Dan Jervis: ‘I want to be that role model for someone’ – swimmer opens up on being gay

hosts: Birmingham dates: 28 July-8 August
coverage: Watch live on BBC TV with extra streams on BBC iPlayer, Red Button, BBC Sport website and BBC Sport mobile app

“It took 24 years to be who I was, but now I’m happy. I look in the mirror and I like who I am.”

A broad grin spreads across Dan Jervis’ face as he says those words.

Fresh from competing at the World Championships in Budapest, the Welsh distance swimmer is weeks away from his third consecutive Commonwealth Games. In Birmingham, he’ll look to add a 1500m freestyle gold to the bronze won in Glasgow in 2014, and the silver earned on the Gold Coast four years ago.

The self-described ‘Valley boy’ will go into the Games full of confidence – having reached the 1500m final on his Olympic debut in Tokyo last year, finishing fifth.

But his positivity has been driven as much by changes in his personal life as events in the pool – with Jervis now ready to talk publicly for the first time about the fact he is gay.

In two exclusive interviews with the BBC’s LGBT Sports Podcast and BBC Sport Wales, Jervis shares his story.

‘The pools had shut – I was training for the Olympics in a lake’

Dan Jervis, Jack McLoughlin, Mack Horton
Jervis took Commonwealth Games silver in 2018, with Australia winning gold through Jack McLoughlin and bronze thanks to Mack Horton

In the small village of Resolven where Jervis grew up, rugby rules.

But from the moment his grandparents took him to the local pool, swimming was the sport for him.

“My claim to fame is that I could do 10 meters without bracelets when I was one,” Jervis laughs.

“Swimming was my interest. It was the thing I’d gelled to and felt safe in, and I loved that when I went to school, there weren’t any other swimmers I knew of. This sounds so bad, but I wasn’t t the most academic and I loved having something that I was better at than the others.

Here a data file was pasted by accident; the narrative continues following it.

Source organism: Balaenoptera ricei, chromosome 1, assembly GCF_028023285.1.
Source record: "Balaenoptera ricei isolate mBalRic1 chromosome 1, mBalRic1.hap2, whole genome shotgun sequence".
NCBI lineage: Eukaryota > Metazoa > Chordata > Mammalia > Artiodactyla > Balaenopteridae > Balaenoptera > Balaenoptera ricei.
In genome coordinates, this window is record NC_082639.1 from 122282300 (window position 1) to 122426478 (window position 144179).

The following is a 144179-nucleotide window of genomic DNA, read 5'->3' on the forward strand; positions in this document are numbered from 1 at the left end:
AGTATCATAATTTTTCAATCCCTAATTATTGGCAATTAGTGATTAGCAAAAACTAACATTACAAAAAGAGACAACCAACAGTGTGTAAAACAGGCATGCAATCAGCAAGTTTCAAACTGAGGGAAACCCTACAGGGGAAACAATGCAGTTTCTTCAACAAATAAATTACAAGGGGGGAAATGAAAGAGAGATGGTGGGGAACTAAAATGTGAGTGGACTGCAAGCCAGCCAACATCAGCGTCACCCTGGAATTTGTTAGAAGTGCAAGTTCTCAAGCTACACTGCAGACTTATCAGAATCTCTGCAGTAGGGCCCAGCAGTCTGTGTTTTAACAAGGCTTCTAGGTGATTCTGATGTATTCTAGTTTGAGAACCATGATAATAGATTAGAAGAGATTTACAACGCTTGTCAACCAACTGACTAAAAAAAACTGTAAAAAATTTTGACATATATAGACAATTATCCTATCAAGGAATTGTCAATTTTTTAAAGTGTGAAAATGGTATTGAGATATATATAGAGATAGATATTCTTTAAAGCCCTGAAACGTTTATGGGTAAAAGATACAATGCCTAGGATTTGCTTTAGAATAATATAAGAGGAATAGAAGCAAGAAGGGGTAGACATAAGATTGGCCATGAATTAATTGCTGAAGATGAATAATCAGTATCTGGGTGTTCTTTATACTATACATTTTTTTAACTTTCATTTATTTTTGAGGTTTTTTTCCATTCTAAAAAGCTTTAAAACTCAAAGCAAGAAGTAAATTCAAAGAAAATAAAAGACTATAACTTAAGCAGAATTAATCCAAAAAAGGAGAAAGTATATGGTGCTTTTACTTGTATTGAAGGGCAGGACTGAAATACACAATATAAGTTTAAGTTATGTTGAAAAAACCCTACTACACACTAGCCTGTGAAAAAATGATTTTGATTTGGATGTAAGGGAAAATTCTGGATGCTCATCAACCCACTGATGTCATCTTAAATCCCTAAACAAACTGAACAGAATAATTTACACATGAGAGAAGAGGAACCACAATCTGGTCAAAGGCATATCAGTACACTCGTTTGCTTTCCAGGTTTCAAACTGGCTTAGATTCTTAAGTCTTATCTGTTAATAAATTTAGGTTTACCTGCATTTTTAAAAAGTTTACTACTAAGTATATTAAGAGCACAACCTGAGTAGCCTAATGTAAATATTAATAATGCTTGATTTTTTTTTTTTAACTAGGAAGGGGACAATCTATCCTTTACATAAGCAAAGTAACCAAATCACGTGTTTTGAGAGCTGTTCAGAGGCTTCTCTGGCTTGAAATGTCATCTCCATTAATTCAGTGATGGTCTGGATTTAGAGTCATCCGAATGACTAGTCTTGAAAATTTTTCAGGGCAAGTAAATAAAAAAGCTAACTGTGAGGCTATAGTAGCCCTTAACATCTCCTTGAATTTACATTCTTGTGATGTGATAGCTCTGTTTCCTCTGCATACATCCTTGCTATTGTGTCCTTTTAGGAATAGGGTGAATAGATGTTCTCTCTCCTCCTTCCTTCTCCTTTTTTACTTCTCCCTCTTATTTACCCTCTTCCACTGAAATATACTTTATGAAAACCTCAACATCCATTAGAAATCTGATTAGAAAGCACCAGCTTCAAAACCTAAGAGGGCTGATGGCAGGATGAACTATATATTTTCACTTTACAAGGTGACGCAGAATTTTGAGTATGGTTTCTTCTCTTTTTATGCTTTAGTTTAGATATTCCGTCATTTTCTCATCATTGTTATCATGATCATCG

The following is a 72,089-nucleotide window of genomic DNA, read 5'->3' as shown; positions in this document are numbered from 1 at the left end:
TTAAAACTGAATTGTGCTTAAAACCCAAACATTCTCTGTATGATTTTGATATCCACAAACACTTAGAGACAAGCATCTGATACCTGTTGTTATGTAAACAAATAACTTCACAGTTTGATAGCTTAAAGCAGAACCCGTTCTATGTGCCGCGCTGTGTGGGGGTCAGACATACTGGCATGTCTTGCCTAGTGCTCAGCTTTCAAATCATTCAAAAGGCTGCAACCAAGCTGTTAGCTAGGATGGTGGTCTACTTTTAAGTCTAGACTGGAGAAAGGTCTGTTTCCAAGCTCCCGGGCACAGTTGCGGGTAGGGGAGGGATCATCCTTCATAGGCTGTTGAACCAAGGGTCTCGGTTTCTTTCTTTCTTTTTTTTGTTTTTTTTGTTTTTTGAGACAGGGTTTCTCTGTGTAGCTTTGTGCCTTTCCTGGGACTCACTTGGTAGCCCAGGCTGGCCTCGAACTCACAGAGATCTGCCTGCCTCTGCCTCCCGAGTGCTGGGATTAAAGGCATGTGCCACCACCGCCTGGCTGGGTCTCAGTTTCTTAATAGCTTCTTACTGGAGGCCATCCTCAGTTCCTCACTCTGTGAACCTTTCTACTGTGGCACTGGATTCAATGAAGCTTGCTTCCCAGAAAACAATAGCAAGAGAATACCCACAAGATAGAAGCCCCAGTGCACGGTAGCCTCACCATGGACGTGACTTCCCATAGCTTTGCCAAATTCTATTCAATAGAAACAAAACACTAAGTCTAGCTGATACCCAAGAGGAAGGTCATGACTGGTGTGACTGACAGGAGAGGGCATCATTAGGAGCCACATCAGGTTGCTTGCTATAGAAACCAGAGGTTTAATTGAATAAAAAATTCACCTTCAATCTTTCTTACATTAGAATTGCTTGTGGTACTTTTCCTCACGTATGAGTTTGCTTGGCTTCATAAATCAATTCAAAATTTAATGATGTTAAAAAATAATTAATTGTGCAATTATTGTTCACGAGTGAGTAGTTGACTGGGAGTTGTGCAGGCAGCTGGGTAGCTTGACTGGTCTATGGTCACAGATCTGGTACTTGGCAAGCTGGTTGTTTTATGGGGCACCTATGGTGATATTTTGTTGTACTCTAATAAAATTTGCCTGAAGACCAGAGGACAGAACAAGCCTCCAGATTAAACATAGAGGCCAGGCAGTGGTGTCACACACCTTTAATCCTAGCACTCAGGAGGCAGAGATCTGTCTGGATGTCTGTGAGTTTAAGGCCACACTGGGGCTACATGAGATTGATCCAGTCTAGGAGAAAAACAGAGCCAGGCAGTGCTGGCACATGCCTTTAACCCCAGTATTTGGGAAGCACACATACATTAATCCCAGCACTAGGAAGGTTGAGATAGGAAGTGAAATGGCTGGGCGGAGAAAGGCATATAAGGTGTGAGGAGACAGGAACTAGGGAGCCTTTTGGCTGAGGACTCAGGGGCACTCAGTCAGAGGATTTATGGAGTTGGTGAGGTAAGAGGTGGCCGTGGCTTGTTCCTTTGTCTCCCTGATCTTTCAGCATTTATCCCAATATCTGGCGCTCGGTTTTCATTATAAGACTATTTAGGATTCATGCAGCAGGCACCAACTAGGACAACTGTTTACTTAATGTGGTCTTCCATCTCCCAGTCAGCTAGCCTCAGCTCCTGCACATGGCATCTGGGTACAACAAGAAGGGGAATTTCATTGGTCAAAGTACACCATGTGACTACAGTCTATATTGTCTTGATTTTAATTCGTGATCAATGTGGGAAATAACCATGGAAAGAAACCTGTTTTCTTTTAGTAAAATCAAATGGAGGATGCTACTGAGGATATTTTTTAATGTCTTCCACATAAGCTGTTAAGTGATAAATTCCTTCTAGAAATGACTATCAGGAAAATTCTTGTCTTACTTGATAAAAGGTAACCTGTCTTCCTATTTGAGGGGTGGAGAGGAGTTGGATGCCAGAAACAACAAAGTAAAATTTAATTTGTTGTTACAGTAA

“If you’d asked me 18 years ago, my dream was always to go to the Olympics and win an Olympic gold medal – and it still is now.”

The Welshman achieved the first part of that dream in 2021, although as all the Olympians found in Tokyo, preparation wasn’t easy. As the Covid pandemic caused the Games to be delayed for a year, Jervis had to adapt his training.

“It was probably the most stressful few months of my entire life,” Jervis admits.

“The pools had shut, I’d moved home to my parents and was using the spin bike in the garage – and then when things eased, I was training in a lake. I don’t know how everyone did it, but you just do, and if you’ve got a goal, you’ll find a way to get to it.

“I remember standing in Tokyo, ready to walk out, hearing them welcoming the athletes for the Olympic 1500m freestyle final. My whole life had built towards that exact moment, and I remember thinking to just take it in.

“With an Olympics, you never know if it’ll happen again, and I remember everything about it.”

‘I couldn’t even say ‘I’m gay’ – I was basically punching the words out’

Until today, that’s been the Jervis knew the world – a proud Welshman, an Olympian, and one of Britain’s top swimming stars.

Now he’s ready to talk about the fact he’s gay as well.

“Everyone’s journey is different, but I think I’ve always known,” Jervis says.